As the Frenchwoman was serenaded with cheers by the fans, Serena quickly escaped the scene of her latest Parisian disappointment, as well as grand slam meltdown. Well, maybe that's unfair. Williams' play may have failed to hold up on this day, but at least she didn't explode with the sort of anger that has accompanied many of her other recent slam exits. Maybe she was all-too-aware of her recent past. Maybe it was holding her back? Maybe she was so determined to not flash her renowned anger -- and she had many opportunities, even when Asderaki made rulings AGAINST Razzano -- that she internalized it and let it get the best of her. A caged Serena is not Serena.

Razzano was anything but caged.

Before this tournament, I'd named Razzano as her Quarter's "Poor Soul" because she was slated to face Serena and her 46-0 career mark in slam 1st Rounds in her opening match. Ha? What did I know? The Pastry made a mockery of Williams' run of excellence. She ended her 17-match run on clay this spring, her 32-match win streak against players ranked outside the Top 100 (Razzano is #111 after her injury woes) and her 40-match string of victories after claiming the 1st set, as well.

Razzano more than earned this win, especially when you consider that she sometimes was playing against TWO people on this day. This is the sort of match result that makes slams oh-so-fun. The more unpredictable the better, and Paris has become the home of crazy results when it comes to the women's draw. The last time we had an early-round upset of a player carrying as much "favorite's momentum" as Williams was 2004 when defending champ Henin exited in the 2nd Round. The eventual champion turned out to be one of the more unexpected slam winners ever -- Anastasia Myskina.

Who knows what this Roland Garros has in store for us next.

...weirdness. There was an underlying layer of it rising up through the terre battue today. We had the whole Serena losing, Asderaki/Razzano hindrance rule near-fiasco, of course. But it didn't end there.

I sense that some interference by The Radwanska may be afoot. After the failure of a "minion" take out Azarenka (Azarenka... Asderaki... Agnieszka... hmmm) the other day, it looks like efforts were stepped up on Day 3. What it means we may never know, but consider some of the OTHER things that happened in Paris on Tuesday:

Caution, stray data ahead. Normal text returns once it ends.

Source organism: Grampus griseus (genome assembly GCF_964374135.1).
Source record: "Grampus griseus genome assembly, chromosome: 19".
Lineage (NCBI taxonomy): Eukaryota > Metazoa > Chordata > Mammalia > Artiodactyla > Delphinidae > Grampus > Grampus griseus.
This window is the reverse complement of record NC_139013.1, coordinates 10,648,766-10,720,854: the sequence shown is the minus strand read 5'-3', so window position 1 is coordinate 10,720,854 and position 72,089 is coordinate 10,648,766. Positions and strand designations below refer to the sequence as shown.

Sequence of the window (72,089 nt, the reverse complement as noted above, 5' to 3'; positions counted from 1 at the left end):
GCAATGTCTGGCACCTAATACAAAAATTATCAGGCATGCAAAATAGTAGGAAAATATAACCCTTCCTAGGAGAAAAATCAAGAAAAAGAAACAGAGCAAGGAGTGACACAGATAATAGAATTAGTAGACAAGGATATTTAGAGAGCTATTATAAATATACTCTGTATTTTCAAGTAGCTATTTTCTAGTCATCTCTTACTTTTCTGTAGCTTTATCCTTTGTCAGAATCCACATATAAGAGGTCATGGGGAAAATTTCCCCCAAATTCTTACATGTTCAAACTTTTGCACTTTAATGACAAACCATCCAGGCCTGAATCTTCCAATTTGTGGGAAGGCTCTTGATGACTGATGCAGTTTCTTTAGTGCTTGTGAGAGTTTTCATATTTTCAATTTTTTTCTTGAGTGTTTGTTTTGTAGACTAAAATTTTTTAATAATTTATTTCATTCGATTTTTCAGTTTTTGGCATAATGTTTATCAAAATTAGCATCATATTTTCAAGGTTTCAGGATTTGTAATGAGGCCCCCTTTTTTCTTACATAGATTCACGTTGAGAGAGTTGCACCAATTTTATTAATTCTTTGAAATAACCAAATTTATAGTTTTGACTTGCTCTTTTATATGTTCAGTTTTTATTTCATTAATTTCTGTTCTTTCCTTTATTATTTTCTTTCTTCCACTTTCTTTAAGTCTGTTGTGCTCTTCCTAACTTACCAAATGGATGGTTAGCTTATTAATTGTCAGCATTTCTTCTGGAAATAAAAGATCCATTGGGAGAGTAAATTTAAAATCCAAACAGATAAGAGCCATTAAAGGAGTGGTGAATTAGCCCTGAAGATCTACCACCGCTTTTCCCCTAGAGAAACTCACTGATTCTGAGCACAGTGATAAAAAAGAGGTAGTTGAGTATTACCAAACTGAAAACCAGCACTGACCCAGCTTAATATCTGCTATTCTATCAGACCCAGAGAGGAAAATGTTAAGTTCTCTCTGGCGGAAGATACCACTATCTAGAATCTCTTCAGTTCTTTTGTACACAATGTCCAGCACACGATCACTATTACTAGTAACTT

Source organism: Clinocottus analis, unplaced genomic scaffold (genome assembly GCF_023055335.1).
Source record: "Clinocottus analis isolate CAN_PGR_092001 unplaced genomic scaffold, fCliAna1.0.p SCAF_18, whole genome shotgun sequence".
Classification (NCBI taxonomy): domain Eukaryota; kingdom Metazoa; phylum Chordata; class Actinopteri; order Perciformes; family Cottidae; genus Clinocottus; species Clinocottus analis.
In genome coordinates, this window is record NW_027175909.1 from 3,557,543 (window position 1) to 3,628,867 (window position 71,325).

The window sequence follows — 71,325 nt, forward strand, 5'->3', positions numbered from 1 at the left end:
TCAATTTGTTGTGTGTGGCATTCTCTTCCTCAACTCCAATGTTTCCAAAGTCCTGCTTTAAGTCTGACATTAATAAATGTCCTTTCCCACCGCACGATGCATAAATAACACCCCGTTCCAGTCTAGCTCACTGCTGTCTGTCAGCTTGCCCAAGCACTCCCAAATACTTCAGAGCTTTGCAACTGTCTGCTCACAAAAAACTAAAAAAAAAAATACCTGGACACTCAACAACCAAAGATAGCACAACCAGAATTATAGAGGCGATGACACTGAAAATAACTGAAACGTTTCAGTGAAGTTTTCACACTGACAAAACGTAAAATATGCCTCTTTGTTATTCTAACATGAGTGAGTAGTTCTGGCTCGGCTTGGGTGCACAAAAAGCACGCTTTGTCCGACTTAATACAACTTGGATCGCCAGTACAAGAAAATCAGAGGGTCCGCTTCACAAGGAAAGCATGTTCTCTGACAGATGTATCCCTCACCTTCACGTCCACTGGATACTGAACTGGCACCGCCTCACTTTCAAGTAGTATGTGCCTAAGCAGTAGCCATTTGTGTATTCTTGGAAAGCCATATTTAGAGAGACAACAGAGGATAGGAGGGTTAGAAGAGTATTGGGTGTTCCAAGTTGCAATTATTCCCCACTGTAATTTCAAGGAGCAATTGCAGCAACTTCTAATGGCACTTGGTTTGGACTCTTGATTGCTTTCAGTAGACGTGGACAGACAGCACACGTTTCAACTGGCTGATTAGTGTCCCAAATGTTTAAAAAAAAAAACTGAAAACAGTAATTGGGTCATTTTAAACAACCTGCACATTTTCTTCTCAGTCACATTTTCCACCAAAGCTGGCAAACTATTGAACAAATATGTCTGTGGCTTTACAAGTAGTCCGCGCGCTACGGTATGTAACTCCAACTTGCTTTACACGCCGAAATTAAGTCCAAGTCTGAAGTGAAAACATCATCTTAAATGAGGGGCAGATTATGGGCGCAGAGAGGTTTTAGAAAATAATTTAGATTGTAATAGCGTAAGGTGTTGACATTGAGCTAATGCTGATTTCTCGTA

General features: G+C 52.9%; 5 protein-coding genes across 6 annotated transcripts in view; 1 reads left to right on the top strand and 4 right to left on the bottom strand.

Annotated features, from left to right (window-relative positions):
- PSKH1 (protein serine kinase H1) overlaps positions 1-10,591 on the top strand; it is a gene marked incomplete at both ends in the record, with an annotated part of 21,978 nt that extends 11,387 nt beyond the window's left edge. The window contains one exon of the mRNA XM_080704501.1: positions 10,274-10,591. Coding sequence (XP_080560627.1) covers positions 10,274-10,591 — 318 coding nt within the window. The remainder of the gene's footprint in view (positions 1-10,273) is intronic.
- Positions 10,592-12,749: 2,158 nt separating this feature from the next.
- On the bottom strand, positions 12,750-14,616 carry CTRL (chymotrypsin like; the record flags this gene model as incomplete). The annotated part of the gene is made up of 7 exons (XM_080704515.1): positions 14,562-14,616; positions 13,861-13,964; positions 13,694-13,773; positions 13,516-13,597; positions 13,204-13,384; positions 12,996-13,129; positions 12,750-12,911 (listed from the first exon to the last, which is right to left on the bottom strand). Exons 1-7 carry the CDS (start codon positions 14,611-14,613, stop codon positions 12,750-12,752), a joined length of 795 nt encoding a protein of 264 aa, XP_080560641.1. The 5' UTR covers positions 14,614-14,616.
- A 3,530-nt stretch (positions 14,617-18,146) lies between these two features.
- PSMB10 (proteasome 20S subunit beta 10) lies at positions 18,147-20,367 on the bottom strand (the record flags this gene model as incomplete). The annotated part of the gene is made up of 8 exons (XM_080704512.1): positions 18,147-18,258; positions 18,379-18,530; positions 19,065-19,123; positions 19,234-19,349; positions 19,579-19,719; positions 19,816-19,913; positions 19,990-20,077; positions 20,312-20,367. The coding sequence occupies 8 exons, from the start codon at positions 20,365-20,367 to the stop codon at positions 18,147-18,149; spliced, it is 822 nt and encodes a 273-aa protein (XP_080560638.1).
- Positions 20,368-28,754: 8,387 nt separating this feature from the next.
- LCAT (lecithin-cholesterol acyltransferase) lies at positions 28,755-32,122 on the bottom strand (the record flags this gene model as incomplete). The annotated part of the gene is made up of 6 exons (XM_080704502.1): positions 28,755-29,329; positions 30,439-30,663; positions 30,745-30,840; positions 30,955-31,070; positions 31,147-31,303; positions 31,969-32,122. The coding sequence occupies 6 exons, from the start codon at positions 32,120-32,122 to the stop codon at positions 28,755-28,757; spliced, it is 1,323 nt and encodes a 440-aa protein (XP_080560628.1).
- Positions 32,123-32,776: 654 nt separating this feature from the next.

-- Tsvetana Pironkova's hypnotist was proven to be an expert. I mean, at least I'm ASSUMING she has one. How else would you explain her 3-6/6-0/6-3 win today over Yanina Wickmayer? It was on CLAY, not grass, after all. She had to have tricked in some into thinking that she was at Wimbledon. Something weird HAS to be behind this development. Could it be The Radwanska's doing?

-- Francesca Schiavone and Kimiko Date-Krumm played today. Combined, they're 72 years old. When KDK made her RG debut in 1989, forty-three of the women in this year's main draw hadn't even been born. It's just not "normal."

-- Anastasia Pavlyuchenkova won a match today, too. So maybe there was just something in the water in Paris. Did The Radwanska put it there?

-- URSZULA Radwanska won her 1st Round match Pauline Parmentier. Then, later in the day, she and partner Polona Hercog retired from their doubles match with Vera Dushevina and Chuang Chia-Jung. But it wasn't U-Rad who retired, it was Hercog. Collateral damage. So don't blame Urszula.

-- also today, THE Radwanska won a doubles match, partnering Angelique Kerber. Agnieszka and Kerber are slated to potentially meet each other in the QF. Keep your friends close, but your potential enemies closer. If those two DO meet, the winner could face Azarenka in the semis. Aha, The Plan may be coming into better focus now.

Maybe The Radwanska is behind these odd developments. Maybe not. If so, I'd say The Plan is getting underway maybe a day too late. But, still, it's possible that that was just "cover." After all, there were no Aga-esque screams in the Parisian air today, but I wouldn't be shocked if someone heard a sinister-sounding, Polish-accented chuckle wafting over Roland Garros. Maybe Serena heard it. That WOULD explain why she was so screwed up today.

Of course, if so, Venus will get a chance to exact a little revenge on The Radwanska tomorrow. The fate of the entire women's field may depend on it. So, Venus... no pressure.

...one person, ironically enough, that The Radwanska COULDN'T touch today was Maria Sharapova. Then again, maybe The Plan has something to do with that... the Russian COULD still meet her nemesis in the final, after all.

Dressed in a black dress that brought to mind the one she wore during her "Exquisite in the City" run at the U.S. Open back in 2006 (hey, why not wear the one item so many say "can be worn anywhere" in the fashion capital of the world?), Sharapova was unstoppable today. Well, at least Alexandra Cadantu had no chance of stopping her. She only lasted forty-eight minutes on the court with Sharapova, getting double-bageled, outpointed 51-18 and putting up ZERO winners.